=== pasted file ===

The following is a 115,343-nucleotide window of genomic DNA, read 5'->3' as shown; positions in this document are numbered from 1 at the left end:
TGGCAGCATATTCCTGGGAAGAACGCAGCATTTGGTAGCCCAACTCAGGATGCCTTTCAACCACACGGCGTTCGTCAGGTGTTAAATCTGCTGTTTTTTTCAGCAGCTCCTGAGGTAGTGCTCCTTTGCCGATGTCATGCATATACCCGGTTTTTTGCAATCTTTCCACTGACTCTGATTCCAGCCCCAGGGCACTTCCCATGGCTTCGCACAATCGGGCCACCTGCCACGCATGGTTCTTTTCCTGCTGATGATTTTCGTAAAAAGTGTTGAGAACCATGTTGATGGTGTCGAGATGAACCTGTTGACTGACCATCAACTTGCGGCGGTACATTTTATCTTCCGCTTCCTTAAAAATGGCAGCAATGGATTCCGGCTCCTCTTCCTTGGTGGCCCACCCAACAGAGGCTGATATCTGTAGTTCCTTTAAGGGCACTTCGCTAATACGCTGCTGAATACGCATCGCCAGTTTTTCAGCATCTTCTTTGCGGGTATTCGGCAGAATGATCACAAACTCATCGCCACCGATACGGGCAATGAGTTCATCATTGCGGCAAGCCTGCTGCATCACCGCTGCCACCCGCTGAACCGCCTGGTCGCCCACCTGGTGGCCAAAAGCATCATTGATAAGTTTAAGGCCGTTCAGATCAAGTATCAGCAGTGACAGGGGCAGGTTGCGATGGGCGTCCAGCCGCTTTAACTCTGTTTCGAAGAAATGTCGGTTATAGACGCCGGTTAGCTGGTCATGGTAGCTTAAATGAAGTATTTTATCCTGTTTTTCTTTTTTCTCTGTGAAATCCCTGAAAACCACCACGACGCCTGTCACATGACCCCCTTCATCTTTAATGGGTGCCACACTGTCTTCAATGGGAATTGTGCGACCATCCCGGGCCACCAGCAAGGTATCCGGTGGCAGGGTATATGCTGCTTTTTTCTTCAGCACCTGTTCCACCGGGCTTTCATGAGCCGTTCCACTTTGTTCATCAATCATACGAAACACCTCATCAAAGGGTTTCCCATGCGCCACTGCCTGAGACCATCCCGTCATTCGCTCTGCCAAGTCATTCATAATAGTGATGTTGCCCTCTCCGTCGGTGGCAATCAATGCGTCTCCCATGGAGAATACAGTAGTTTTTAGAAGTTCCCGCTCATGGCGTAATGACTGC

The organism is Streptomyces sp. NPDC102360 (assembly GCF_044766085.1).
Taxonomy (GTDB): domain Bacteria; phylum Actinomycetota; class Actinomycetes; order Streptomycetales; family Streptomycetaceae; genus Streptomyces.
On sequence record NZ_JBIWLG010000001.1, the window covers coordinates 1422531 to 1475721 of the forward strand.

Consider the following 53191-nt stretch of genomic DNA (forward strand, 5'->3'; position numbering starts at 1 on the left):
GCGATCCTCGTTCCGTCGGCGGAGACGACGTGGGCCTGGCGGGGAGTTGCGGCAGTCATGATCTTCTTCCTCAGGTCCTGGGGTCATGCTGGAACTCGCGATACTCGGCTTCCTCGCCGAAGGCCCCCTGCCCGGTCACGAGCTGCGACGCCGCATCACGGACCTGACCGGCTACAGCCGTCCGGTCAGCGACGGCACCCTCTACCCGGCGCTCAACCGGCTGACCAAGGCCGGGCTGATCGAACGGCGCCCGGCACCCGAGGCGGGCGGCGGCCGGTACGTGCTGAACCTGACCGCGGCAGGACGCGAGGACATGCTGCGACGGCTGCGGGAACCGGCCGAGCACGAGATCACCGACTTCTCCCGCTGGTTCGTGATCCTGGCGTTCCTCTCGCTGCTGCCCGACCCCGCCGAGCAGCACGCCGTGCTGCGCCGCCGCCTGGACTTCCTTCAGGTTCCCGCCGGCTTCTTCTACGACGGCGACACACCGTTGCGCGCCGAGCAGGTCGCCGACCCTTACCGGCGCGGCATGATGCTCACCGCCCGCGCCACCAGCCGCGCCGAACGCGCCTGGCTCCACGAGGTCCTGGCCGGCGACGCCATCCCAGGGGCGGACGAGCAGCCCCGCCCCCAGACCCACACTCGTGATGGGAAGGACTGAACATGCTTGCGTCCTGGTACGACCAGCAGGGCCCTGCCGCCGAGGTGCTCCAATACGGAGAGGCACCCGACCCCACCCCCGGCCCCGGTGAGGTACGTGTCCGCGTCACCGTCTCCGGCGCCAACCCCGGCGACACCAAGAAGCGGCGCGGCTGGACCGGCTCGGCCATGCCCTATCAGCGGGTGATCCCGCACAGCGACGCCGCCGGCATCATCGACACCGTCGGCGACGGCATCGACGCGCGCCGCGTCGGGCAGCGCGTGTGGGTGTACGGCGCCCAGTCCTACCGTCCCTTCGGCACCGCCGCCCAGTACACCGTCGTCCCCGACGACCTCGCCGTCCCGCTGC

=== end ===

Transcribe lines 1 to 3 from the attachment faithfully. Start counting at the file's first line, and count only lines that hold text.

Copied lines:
The following is a 115,343-nucleotide window of genomic DNA, read 5'->3' as shown; positions in this document are numbered from 1 at the left end:
TGGCAGCATATTCCTGGGAAGAACGCAGCATTTGGTAGCCCAACTCAGGATGCCTTTCAACCACACGGCGTTCGTCAGGTGTTAAATCTGCTGTTTTTTTCAGCAGCTCCTGAGGTAGTGCTCCTTTGCCGATGTCATGCATATACCCGGTTTTTTGCAATCTTTCCACTGACTCTGATTCCAGCCCCAGGGCACTTCCCATGGCTTCGCACAATCGGGCCACCTGCCACGCATGGTTCTTTTCCTGCTGATGATTTTCGTAAAAAGTGTTGAGAACCATGTTGATGGTGTCGAGATGAACCTGTTGACTGACCATCAACTTGCGGCGGTACATTTTATCTTCCGCTTCCTTAAAAATGGCAGCAATGGATTCCGGCTCCTCTTCCTTGGTGGCCCACCCAACAGAGGCTGATATCTGTAGTTCCTTTAAGGGCACTTCGCTAATACGCTGCTGAATACGCATCGCCAGTTTTTCAGCATCTTCTTTGCGGGTATTCGGCAGAATGATCACAAACTCATCGCCACCGATACGGGCAATGAGTTCATCATTGCGGCAAGCCTGCTGCATCACCGCTGCCACCCGCTGAACCGCCTGGTCGCCCACCTGGTGGCCAAAAGCATCATTGATAAGTTTAAGGCCGTTCAGATCAAGTATCAGCAGTGACAGGGGCAGGTTGCGATGGGCGTCCAGCCGCTTTAACTCTGTTTCGAAGAAATGTCGGTTATAGACGCCGGTTAGCTGGTCATGGTAGCTTAAATGAAGTATTTTATCCTGTTTTTCTTTTTTCTCTGTGAAATCCCTGAAAACCACCACGACGCCTGTCACATGACCCCCTTCATCTTTAATGGGTGCCACACTGTCTTCAATGGGAATTGTGCGACCATCCCGGGCCACCAGCAAGGTATCCGGTGGCAGGGTATATGCTGCTTTTTTCTTCAGCACCTGTTCCACCGGGCTTTCATGAGCCGTTCCACTTTGTTCATCAATCATACGAAACACCTCATCAAAGGGTTTCCCATGCGCCACTGCCTGAGACCATCCCGTCATTCGCTCTGCCAAGTCATTCATAATAGTGATGTTGCCCTCTCCGTCGGTGGCAATCAATGCGTCTCCCATGGAGAATACAGTAGTTTTTAGAAGTTCCCGCTCATGGCGTAATGACTGC

The organism is Streptomyces sp. NPDC102360 (assembly GCF_044766085.1).